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Many beef operations are getting prepared for calving season. It’s a period when some producers rush to gather supplies, check facilities and bank a few hours of sleep for the long hours to come.

A year’s worth of preparation for calving will save you from headaches and additional worry.

The first step is having your heifers grown adequately to start cycling before the beginning of your set breeding season.

Additionally, vaccinating and setting them on a heath protocol ensures the best conception rates and smooth transition into the breeding herd.

Open heifers need to be adjusted onto the feeding or the grazing program they are going to be on during breeding.

Also, you should select a sire that will decrease potential calving issues, prepare to calve in a defined window, and give the females their pre-breeding health protocols.

Entering the winter, the cows and bred heifers should have good body condition and maintain themselves on a positive plane of nutrition.

You need to make sure they have the nutrients and minerals to help produce a large volume of high-quality colostrum and have adequate body condition.

The old idea of thin heifers calving easier than heavy is not a wise plan. Females that are in proper body condition will be able go through the birthing process, get up and care for their calf, supply it with need nutrients, and then rebreed in a timely manner.

We have taken a look in the rearview mirror at what hopefully has taken place over the last year. Now, let’s think about ways to help us overcome the unexpected challenges of the approaching calving season. Being prepared reduces stress in the heat of the moment.

Preparing the Location

Make sure you have a plan for providing the best calving location possible — dry, out of the wind, and as clean as possible.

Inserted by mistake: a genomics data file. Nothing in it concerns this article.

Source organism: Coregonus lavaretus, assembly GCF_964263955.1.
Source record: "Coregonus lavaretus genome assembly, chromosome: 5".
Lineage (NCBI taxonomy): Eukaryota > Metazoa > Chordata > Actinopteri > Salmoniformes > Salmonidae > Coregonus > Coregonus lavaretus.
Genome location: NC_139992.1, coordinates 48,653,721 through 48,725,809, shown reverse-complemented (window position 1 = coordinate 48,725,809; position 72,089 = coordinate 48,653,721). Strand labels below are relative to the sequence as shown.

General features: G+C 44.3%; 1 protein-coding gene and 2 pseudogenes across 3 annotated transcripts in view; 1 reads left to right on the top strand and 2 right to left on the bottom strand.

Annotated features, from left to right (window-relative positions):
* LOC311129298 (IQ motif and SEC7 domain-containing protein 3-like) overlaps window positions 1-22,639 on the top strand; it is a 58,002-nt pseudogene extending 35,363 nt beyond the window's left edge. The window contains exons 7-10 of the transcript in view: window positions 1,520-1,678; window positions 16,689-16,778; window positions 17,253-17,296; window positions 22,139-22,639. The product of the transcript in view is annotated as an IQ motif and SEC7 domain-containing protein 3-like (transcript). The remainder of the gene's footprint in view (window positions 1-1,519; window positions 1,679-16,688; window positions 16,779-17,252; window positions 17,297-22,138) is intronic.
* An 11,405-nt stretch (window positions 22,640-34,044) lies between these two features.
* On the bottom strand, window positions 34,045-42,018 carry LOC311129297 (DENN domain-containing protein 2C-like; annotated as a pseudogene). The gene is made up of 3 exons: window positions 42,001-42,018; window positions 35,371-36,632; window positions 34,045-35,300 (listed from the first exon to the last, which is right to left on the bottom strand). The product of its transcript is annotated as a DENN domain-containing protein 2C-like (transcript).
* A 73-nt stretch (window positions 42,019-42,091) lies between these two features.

Your facilities and past experiences will dictate if this is a pasture with sod cover, some trees and breaks, or maybe a well-bedded calving barn. Think about how you will maintain the best environment for newborn calves from the beginning to the end of calving season.

We always hope for a calving season with little or no issues; however, we need to have a plan before any problem occurs.

How are you going to sort out the cow or heifer that is not calving on her own on a rainy night in March? Having a location where you can sort, handle and treat a calving cow, or a cow with a young calf, is important. You’ll need to make sure that these facilities are safe for both the cow and yourself.

Supplies gathered ahead of time and stored in a location that you or your helper can easily grab also simplify calving season.

Listed below are some things that I use and encourage you to have in your “Calving Toolbox” together: OB gloves, OB lube, rope, halter calving chains, calf jacket, flashlight, colostrum replacer, nipple bottle, calf drench, calf blanket, old towels and heifer treats.

(On my operation, heifer treats equals a little grain or hay or something you might drip on a new calf to entice the heifer into licking her calf if she is hesitant.)

Have the Vet on Standby

The other item to have is your veterinarian’s phone number. Have this in your phone as well as somewhere that a helper might find it if you are “engaged in the assistance.”

Calling a veterinarian for help in unusual or hard calving makes sense before you and the cow are completely worn out.

This is when having a good relationship with your veterinarian is helpful, especially if the only call they will ever receive is about that backward calf on a cold February night.

Raising cattle offers several rewards that come after some challenges. Calving season can flip from one side of the coin to the other quickly, so a producer will need to have an observant eye, patient manner, and dedication in their toolbox too.

Take the time to observe your cattle as often as your schedule allows. Look for the signs of trouble that may indicate you need to step in and offer assistance.

Experience teaches when to step in and when to give a calving animal just a little more time. This is a hard line to walk, but my thoughts are the results are better if you step in a little early rather than wait too long.

Good luck and may you find all your calves up and nursing.

Dustin Heeter is a beef producer at Heritage Hill Farm in Saltsburg, Pennsylvania.

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